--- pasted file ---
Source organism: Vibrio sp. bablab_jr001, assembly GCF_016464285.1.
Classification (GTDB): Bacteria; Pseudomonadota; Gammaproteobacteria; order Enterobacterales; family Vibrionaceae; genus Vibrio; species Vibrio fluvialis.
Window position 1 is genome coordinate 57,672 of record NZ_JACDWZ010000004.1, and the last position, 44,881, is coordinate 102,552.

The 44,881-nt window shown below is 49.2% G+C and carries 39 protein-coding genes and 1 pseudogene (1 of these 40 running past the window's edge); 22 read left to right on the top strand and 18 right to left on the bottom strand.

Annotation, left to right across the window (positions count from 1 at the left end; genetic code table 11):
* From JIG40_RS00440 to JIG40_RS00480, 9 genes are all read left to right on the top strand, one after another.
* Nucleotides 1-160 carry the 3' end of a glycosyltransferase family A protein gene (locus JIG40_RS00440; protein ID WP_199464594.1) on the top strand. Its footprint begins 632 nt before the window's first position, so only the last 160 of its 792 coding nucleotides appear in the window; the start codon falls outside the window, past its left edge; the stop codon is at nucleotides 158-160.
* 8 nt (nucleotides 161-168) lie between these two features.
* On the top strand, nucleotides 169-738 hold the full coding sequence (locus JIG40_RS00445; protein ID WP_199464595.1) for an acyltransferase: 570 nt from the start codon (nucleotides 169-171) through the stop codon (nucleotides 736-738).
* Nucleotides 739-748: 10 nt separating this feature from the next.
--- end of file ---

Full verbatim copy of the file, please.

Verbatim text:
Source organism: Vibrio sp. bablab_jr001, assembly GCF_016464285.1.
Classification (GTDB): Bacteria; Pseudomonadota; Gammaproteobacteria; order Enterobacterales; family Vibrionaceae; genus Vibrio; species Vibrio fluvialis.
Window position 1 is genome coordinate 57,672 of record NZ_JACDWZ010000004.1, and the last position, 44,881, is coordinate 102,552.

The 44,881-nt window shown below is 49.2% G+C and carries 39 protein-coding genes and 1 pseudogene (1 of these 40 running past the window's edge); 22 read left to right on the top strand and 18 right to left on the bottom strand.

Annotation, left to right across the window (positions count from 1 at the left end; genetic code table 11):
* From JIG40_RS00440 to JIG40_RS00480, 9 genes are all read left to right on the top strand, one after another.
* Nucleotides 1-160 carry the 3' end of a glycosyltransferase family A protein gene (locus JIG40_RS00440; protein ID WP_199464594.1) on the top strand. Its footprint begins 632 nt before the window's first position, so only the last 160 of its 792 coding nucleotides appear in the window; the start codon falls outside the window, past its left edge; the stop codon is at nucleotides 158-160.
* 8 nt (nucleotides 161-168) lie between these two features.
* On the top strand, nucleotides 169-738 hold the full coding sequence (locus JIG40_RS00445; protein ID WP_199464595.1) for an acyltransferase: 570 nt from the start codon (nucleotides 169-171) through the stop codon (nucleotides 736-738).
* Nucleotides 739-748: 10 nt separating this feature from the next.